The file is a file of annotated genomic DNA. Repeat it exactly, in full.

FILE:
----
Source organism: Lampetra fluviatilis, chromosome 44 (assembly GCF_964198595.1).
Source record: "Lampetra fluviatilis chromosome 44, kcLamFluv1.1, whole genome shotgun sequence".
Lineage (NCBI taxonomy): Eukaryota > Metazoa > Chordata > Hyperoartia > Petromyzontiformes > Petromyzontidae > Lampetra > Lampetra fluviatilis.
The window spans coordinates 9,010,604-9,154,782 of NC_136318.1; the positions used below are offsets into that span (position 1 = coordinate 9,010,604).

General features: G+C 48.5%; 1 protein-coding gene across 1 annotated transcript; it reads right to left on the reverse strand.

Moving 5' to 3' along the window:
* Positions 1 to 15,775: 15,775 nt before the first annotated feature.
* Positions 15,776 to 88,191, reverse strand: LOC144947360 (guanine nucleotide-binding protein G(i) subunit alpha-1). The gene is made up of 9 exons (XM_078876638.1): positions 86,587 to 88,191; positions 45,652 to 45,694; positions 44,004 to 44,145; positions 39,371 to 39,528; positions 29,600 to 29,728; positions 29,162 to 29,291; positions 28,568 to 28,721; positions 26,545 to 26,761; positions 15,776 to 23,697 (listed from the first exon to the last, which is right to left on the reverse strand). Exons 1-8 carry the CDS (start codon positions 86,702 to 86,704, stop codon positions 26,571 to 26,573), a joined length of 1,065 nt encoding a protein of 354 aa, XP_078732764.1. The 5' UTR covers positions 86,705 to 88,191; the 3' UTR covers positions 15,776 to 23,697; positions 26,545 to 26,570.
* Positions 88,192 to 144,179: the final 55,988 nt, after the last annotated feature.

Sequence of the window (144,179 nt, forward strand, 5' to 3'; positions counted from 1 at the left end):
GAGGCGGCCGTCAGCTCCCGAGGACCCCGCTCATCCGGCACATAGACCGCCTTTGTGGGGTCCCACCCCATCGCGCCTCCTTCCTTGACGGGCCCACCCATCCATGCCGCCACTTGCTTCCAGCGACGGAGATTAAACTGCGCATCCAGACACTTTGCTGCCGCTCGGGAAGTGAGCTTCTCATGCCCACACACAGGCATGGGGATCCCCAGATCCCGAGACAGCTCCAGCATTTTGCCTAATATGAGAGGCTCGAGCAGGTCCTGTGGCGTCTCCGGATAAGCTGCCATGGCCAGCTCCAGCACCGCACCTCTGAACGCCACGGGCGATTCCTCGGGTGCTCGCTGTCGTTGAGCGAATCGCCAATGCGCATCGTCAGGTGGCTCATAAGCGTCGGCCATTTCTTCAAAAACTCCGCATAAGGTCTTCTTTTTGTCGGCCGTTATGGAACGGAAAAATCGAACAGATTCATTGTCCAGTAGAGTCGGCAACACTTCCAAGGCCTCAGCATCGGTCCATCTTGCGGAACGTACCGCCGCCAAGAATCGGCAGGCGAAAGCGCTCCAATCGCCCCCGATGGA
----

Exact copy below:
Source organism: Lampetra fluviatilis, chromosome 44 (assembly GCF_964198595.1).
Source record: "Lampetra fluviatilis chromosome 44, kcLamFluv1.1, whole genome shotgun sequence".
Lineage (NCBI taxonomy): Eukaryota > Metazoa > Chordata > Hyperoartia > Petromyzontiformes > Petromyzontidae > Lampetra > Lampetra fluviatilis.
The window spans coordinates 9,010,604-9,154,782 of NC_136318.1; the positions used below are offsets into that span (position 1 = coordinate 9,010,604).

General features: G+C 48.5%; 1 protein-coding gene across 1 annotated transcript; it reads right to left on the reverse strand.

Moving 5' to 3' along the window:
* Positions 1 to 15,775: 15,775 nt before the first annotated feature.
* Positions 15,776 to 88,191, reverse strand: LOC144947360 (guanine nucleotide-binding protein G(i) subunit alpha-1). The gene is made up of 9 exons (XM_078876638.1): positions 86,587 to 88,191; positions 45,652 to 45,694; positions 44,004 to 44,145; positions 39,371 to 39,528; positions 29,600 to 29,728; positions 29,162 to 29,291; positions 28,568 to 28,721; positions 26,545 to 26,761; positions 15,776 to 23,697 (listed from the first exon to the last, which is right to left on the reverse strand). Exons 1-8 carry the CDS (start codon positions 86,702 to 86,704, stop codon positions 26,571 to 26,573), a joined length of 1,065 nt encoding a protein of 354 aa, XP_078732764.1. The 5' UTR covers positions 86,705 to 88,191; the 3' UTR covers positions 15,776 to 23,697; positions 26,545 to 26,570.
* Positions 88,192 to 144,179: the final 55,988 nt, after the last annotated feature.

Sequence of the window (144,179 nt, forward strand, 5' to 3'; positions counted from 1 at the left end):
GAGGCGGCCGTCAGCTCCCGAGGACCCCGCTCATCCGGCACATAGACCGCCTTTGTGGGGTCCCACCCCATCGCGCCTCCTTCCTTGACGGGCCCACCCATCCATGCCGCCACTTGCTTCCAGCGACGGAGATTAAACTGCGCATCCAGACACTTTGCTGCCGCTCGGGAAGTGAGCTTCTCATGCCCACACACAGGCATGGGGATCCCCAGATCCCGAGACAGCTCCAGCATTTTGCCTAATATGAGAGGCTCGAGCAGGTCCTGTGGCGTCTCCGGATAAGCTGCCATGGCCAGCTCCAGCACCGCACCTCTGAACGCCACGGGCGATTCCTCGGGTGCTCGCTGTCGTTGAGCGAATCGCCAATGCGCATCGTCAGGTGGCTCATAAGCGTCGGCCATTTCTTCAAAAACTCCGCATAAGGTCTTCTTTTTGTCGGCCGTTATGGAACGGAAAAATCGAACAGATTCATTGTCCAGTAGAGTCGGCAACACTTCCAAGGCCTCAGCATCGGTCCATCTTGCGGAACGTACCGCCGCCAAGAATCGGCAGGCGAAAGCGCTCCAATCGCCCCCGATGGA